WASHINGTON TOWNSHIP, N.J. (WABC) -- It started as a service project that has snowballed into a drive to help. A young man who wants to make sure service members overseas know someone is thinking about them here at home.
As a devoted Yankees fan who loves baseball, Billy Cook thought it would be a good idea to collect plain baseballs and send them to our troops serving overseas, signed with notes of support by friends and neighbors.
"This is, you're risking your life to have us have our freedom and it means a lot to me and a lot of people," Billy said.
We were there as Billy, his mom Phylisse and dad Steve and brother Andy packaged more baseballs.
"I have met so many people who were complete strangers to me and have become my friends because of this project, and they just tell me how great my son is," Phylisse Cook said.
It was done as Billy's required public service project, in advance of the 12-year old's upcoming Bar Mitzvah.
"I just wanted them to know, like, thank you for what you're doing," Billy said.
In less than five months, 1500 of his baseballs have found their way into the hands of grateful recipients in the U.S. Armed Forces. And once the project got started, it took on a life of its own.
Baseballs were sent to a Marine Corps unit that once included current Washington Township police officer Heather Castronova.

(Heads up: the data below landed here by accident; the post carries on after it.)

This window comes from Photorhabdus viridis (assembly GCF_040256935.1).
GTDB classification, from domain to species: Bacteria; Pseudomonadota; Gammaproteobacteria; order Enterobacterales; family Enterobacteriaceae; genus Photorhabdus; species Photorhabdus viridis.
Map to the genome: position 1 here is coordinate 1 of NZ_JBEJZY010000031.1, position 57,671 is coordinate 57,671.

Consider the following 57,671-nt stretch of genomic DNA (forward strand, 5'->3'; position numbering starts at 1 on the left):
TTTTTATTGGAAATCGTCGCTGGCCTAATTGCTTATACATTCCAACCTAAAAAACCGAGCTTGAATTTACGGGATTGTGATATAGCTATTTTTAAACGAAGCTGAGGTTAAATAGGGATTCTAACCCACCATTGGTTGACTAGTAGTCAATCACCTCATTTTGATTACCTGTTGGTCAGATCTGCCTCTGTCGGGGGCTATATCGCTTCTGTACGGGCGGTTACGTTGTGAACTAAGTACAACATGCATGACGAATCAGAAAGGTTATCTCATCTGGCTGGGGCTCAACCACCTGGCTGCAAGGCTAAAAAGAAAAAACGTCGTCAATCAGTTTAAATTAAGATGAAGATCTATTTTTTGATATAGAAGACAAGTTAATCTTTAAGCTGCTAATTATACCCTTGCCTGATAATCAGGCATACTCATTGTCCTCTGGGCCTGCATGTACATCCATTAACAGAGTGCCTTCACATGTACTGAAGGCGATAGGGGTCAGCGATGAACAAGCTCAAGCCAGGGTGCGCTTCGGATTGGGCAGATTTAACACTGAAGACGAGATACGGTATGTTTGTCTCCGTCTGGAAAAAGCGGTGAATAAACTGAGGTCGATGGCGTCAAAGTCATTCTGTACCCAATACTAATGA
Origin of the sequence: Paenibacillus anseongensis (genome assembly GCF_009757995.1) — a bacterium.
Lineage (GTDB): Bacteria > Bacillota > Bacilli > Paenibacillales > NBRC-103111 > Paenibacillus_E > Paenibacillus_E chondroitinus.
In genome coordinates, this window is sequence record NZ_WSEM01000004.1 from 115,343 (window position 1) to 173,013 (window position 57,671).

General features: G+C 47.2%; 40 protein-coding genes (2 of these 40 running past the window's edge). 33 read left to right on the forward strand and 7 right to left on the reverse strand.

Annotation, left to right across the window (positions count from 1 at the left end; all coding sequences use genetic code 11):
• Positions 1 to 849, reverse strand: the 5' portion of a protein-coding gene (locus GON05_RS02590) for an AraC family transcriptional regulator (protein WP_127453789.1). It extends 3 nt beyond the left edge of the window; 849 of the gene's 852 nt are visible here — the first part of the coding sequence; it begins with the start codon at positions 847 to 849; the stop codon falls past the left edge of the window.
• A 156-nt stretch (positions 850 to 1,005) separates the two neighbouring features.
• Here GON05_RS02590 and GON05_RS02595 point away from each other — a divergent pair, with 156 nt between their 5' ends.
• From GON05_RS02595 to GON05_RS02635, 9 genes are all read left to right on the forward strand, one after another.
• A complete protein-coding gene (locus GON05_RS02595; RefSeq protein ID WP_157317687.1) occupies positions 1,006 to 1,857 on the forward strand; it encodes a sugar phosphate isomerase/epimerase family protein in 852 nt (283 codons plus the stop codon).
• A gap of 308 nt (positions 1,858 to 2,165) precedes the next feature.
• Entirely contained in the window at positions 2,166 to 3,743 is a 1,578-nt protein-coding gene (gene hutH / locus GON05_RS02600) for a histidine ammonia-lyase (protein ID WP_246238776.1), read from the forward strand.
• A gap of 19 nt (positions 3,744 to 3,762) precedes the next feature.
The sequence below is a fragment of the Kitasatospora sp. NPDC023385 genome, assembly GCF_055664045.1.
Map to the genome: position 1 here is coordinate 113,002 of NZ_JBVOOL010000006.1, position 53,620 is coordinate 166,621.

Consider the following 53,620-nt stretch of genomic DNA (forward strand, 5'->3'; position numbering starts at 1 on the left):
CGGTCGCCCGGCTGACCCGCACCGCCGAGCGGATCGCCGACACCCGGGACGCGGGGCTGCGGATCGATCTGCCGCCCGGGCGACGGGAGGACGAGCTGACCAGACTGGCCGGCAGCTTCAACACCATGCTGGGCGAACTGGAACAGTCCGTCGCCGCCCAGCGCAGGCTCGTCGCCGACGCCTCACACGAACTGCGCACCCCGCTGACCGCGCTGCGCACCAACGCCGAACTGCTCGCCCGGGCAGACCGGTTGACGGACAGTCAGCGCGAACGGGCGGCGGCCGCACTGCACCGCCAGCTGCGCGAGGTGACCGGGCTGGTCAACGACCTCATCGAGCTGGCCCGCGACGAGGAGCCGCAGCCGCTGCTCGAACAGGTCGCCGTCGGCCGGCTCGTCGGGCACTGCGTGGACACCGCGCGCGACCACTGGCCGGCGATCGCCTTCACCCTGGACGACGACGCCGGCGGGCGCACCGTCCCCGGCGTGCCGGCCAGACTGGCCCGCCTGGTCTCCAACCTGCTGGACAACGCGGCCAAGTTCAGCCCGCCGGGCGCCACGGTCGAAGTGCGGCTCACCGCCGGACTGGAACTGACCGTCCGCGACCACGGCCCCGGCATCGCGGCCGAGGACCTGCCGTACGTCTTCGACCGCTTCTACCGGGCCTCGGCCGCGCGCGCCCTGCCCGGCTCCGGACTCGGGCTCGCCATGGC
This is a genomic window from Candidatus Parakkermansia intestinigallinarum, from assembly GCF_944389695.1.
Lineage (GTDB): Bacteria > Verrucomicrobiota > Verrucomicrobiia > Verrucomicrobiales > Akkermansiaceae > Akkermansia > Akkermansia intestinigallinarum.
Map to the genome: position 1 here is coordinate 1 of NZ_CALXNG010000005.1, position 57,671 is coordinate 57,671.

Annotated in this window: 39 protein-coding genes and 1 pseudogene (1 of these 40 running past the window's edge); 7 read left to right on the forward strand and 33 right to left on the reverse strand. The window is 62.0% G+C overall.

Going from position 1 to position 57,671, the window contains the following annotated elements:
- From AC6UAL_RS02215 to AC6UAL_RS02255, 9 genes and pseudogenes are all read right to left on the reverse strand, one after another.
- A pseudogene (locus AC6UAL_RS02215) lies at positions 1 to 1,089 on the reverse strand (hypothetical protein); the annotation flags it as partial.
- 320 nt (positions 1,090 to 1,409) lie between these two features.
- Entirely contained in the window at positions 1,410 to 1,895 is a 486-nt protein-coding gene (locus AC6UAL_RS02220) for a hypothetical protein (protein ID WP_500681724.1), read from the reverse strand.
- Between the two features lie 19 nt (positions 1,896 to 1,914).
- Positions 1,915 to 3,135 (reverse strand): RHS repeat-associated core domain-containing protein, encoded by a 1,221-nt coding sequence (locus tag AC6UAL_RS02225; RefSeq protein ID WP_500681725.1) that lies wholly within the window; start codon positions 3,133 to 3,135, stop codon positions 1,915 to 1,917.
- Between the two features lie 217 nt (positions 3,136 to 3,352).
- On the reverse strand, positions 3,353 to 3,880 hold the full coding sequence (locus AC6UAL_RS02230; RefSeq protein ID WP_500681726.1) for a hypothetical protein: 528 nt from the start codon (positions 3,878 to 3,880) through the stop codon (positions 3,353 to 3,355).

"This is a huge thing that he's doing, and it's letting the troops know that people back home care about them," said Castronova.
There is a photo of Jewish members of a unit in Afghanistan, displaying their 'Billy Baseballs' on the first day of Chanukkah last year.
Billy read for us one of his favorite letters of thanks from another soldier.
"Your baseball is by far the most unique and coolest thank you gift that I have ever received," he said.
And the idea has earned Billy an Above and Beyond award from us, at WABC-TV. His uncle Jack Reich submitted the nomination.
"I watch Channel 7 News, I watch Good Morning America and it was on your website, so I thought it was perfect when they said they were opening it up for the children," said Reich.
Billy and his family vow to continue sending 'Billy's Baseballs'.